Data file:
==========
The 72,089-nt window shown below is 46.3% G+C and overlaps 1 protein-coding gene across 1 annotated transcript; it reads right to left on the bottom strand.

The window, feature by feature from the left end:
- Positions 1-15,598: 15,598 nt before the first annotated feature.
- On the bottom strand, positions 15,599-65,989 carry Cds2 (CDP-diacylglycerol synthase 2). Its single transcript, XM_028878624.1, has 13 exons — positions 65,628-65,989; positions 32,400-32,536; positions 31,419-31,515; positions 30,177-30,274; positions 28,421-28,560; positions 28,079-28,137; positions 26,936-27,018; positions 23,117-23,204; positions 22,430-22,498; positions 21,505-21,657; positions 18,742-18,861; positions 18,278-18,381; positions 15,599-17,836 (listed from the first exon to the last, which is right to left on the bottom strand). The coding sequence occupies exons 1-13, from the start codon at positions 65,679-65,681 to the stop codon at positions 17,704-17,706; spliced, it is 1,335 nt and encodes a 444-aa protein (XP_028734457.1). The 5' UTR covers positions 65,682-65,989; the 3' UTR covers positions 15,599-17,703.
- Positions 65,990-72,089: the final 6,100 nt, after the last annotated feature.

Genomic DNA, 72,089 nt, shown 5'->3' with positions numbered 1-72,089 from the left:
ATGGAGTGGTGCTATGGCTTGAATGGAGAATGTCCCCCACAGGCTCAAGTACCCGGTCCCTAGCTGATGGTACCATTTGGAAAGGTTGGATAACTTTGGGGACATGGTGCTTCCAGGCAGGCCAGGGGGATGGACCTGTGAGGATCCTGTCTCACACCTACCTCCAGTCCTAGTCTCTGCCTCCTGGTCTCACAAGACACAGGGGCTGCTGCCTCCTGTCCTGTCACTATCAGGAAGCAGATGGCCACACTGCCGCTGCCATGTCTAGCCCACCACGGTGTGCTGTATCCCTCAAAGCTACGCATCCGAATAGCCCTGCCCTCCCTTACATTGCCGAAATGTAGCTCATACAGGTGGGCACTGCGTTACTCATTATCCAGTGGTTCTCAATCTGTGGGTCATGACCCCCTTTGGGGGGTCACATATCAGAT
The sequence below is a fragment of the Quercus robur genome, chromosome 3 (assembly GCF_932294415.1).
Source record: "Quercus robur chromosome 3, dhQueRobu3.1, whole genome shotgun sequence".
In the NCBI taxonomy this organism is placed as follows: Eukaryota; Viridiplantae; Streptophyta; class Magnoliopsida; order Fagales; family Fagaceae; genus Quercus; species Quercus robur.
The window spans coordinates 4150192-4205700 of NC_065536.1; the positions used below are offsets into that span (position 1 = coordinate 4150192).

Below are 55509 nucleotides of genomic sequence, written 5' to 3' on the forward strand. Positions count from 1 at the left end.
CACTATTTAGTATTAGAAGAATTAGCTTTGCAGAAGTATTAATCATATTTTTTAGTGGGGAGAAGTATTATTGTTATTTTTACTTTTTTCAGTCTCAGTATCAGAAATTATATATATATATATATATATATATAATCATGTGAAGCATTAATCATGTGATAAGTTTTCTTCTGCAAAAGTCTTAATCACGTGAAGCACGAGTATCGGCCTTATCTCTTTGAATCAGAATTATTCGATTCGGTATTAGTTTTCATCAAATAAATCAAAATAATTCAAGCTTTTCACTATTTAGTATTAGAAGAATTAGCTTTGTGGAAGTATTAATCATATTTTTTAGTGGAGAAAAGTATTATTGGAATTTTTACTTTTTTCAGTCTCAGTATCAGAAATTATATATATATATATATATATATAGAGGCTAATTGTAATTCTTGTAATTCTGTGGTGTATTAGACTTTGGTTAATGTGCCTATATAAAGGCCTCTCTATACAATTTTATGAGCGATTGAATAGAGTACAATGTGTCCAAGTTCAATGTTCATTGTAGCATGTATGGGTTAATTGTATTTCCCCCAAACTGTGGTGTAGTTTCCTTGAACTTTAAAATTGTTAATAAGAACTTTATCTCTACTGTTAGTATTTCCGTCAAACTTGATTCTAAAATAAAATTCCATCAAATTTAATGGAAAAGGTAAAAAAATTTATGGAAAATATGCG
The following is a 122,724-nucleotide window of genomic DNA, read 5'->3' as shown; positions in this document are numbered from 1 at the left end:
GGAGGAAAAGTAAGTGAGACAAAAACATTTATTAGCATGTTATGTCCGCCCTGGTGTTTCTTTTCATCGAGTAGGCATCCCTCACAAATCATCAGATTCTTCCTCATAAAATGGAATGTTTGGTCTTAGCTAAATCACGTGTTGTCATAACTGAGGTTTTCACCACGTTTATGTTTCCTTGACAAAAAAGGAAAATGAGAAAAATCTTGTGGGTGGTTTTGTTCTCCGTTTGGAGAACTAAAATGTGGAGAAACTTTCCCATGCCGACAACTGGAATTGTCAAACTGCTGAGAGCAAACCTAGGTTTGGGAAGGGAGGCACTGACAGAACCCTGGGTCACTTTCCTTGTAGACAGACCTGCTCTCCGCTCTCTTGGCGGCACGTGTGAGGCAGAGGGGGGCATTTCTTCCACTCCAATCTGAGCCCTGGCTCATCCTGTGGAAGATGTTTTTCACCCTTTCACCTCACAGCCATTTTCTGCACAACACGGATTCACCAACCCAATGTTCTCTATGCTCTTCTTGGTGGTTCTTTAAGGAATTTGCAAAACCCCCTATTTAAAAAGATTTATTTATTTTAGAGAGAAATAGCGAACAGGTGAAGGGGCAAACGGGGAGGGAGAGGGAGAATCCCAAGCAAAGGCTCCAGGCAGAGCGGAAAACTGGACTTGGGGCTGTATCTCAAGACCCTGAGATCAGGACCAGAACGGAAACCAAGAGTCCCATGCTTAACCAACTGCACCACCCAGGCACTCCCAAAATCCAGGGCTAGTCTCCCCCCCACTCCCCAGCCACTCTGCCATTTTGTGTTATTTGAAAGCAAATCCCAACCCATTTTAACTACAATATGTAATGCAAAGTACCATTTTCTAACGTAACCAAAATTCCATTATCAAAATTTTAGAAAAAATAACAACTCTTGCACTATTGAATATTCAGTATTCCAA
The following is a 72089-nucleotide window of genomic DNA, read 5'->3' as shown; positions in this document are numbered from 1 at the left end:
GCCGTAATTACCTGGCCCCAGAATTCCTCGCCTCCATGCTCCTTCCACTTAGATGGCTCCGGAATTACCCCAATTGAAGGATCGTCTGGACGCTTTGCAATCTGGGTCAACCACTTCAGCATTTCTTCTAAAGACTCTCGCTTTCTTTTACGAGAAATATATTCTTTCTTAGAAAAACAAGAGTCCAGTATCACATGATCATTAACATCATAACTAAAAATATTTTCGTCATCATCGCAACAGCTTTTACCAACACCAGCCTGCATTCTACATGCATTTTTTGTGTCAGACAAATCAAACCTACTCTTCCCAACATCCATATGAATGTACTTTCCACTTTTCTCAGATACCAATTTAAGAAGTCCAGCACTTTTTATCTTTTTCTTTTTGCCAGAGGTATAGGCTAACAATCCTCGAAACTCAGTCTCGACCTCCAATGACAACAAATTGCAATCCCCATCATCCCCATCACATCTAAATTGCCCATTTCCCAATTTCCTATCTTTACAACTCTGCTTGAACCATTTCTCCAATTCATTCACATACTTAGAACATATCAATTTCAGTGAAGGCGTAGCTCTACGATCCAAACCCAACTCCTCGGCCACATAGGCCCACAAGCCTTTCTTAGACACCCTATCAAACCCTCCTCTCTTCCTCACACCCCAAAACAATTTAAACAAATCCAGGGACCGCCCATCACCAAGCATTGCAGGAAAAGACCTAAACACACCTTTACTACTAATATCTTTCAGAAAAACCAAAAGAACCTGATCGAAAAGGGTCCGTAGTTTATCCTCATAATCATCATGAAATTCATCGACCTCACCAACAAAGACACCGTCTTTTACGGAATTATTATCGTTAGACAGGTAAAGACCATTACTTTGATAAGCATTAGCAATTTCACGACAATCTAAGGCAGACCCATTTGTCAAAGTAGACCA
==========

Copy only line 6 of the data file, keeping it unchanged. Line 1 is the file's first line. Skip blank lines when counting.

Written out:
Genomic DNA, 72,089 nt, shown 5'->3' with positions numbered 1-72,089 from the left: